Auth: I'd just throw in one point on Apple (AAPL). You know, it is a controversial stock because it has so many growth drivers ahead of it in its expansion into the corporate world and into the international world. And it's a wonderful company. The issue for me on Apple is that most of its profits come from the phone division, and the margins are just spectacular. So I think you could have a case where Apple as a company is successful, but they get margin pressure, particularly with the Samsungs of the world coming into that smartphone market. And so one of our stocks in tech that we like is Qualcomm (QCOM), which I kind of view as the arms manufacturer selling bullets to companies in a shooting war -- Apple and Samsung. They win either way, and I don't have to worry about who wins the smartphone war.
Justin, what are some companies that you like now?
Leverenz: I think the Indian software companies have become not structural growth companies like they were 10 years ago but much more cyclical. I own Infosys (INFY) and Tata. They're wonderful companies with massive opportunities in terms of expanding up the value chain and competing with the Accentures (ACN) and the IBM Globals (IBM) of the world.
In China, the company I would mention is Baidu (BIDU). I think it's a really terrific opportunity here. It is a business like all search businesses around the globe that's got natural monopoly tendencies. Baidu is a company that you can acquire today on 15 times next year's earnings. I think it could easily grow 25% to 30% compounded in the next five years, so the math is reasonably compelling.
David, besides investing in big banks, you invest in a lot of small, global companies that most Americans have never heard of. Who do you like?
Herro: Well, in our small-cap strategy, for instance, there's a Japanese company called Hirose Electric. It makes connectors for consumer electronic gadgets. It's very profitable. They're good capital allocators. It sells at a low price. And again, being in Japan is conducive to low valuation.
Savita, I want to ask you, then, about the asset-allocation question, because for individual investors today it is really a huge issue.
Subramanian: I'm a big fan of equities at this point. That's basically the exact opposite of what all of the Wall Street strategists are recommending today. One of the things that we track on a regular basis is the average equity allocation of Wall Street strategists to equities in a balanced fund. And what's remarkable is that, if you look over the last 30 years, Wall Street strategists have never been, in aggregate, as bearish on equities as they are today. They're recommending an allocation of about 44% to equities, where the benchmark has been roughly between 60% and 70% over the last few decades.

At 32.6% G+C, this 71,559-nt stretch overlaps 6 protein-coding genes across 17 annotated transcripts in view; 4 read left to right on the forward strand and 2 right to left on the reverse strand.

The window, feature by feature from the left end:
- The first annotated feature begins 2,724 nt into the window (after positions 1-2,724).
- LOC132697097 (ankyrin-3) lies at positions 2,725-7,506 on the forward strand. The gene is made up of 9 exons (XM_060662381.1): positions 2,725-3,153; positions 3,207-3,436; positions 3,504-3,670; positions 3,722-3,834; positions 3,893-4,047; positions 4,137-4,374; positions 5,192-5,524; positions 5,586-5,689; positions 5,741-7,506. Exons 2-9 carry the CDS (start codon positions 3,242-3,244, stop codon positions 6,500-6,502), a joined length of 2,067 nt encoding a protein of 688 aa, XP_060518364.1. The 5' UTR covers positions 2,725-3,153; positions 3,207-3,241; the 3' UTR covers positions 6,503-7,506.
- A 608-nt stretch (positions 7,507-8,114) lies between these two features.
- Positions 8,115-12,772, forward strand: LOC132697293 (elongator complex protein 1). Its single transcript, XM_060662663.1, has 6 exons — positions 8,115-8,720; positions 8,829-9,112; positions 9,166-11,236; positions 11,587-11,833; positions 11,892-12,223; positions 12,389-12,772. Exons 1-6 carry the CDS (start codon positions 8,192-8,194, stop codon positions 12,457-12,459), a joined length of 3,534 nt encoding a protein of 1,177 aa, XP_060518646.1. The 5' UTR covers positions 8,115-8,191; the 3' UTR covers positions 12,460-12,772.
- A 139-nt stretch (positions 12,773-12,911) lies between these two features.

Fuss: I was faced with asset allocation yesterday morning as chair of the committee that does that for some funds, where we have maximum 70% equities and minimum 30% fixed. We're at 30% fixed, 70% equities. I would say, all other things being equal, go max equities and minimum bonds.
Auth: One thing that makes Wall Street so bearish is what I call the double top on the S&P. And no one wants to talk about it, but guys come to my office all the time, and they all believe that we can't get through the double top. I'm referring to the 1550 top in 2000 and then March of 2007. And, you know, if you look at the valuation of the S&P today compared with when it hit that top in 2000, the U.S. GDP is 50% larger and the global GDP is double. I think there's going to be a little bit of a battle to get through it, but I think when we do, you'll see Wall Street get more bullish. You know, there's a market in 10-year futures on the S&P. It's a swap market. And if you go out today and try to buy the S&P 10 years from now, you can buy it at 10% below current levels.
Subramanian: I think that everybody is spooked by the fact that for the last 10 years if you bought equities, you would have made no money essentially. But what everybody forgets is that we're living in the tail right now. So if you go back historically and look at the equity market, you had a 6% chance of losing money over a 10-year time horizon. The problem is that we're living in that 6%, and that's what everybody remembers. But the truth of the matter is that you've got probability on your side, you've got valuations on your side, and earnings continue to hit new highs.
Any more best ideas to share, if we haven't touched on them?
Auth: I'll add two other quick names: Air China. That's another stock that's underperformed. As China does recover, it's levered to that recovery, and it's growing share, and that's still a big growth business out in Asia. We also like Siemens (SI) as a big German recovery story and a global player.
Herro: If you dig down in equities, what are some of the cheapest areas? In Japan companies like Toyota (TM), Daiwa (DWHAY), and Canon (CAJ) are blue chips that people can easily buy. Some of the European financials that still haven't rebounded, like Credit Suisse (CS), which has a great private bank platform that generates good annuity-like cash flows. Another European blue chip to like is a company like Daimler, which has a global presence, not only with Mercedes luxury vehicles but in commercial vehicles. So I think these are the types of things investors should be looking at: quality that's out of favor and selling at low prices.
This story is from the December 24, 2012 issue of Fortune.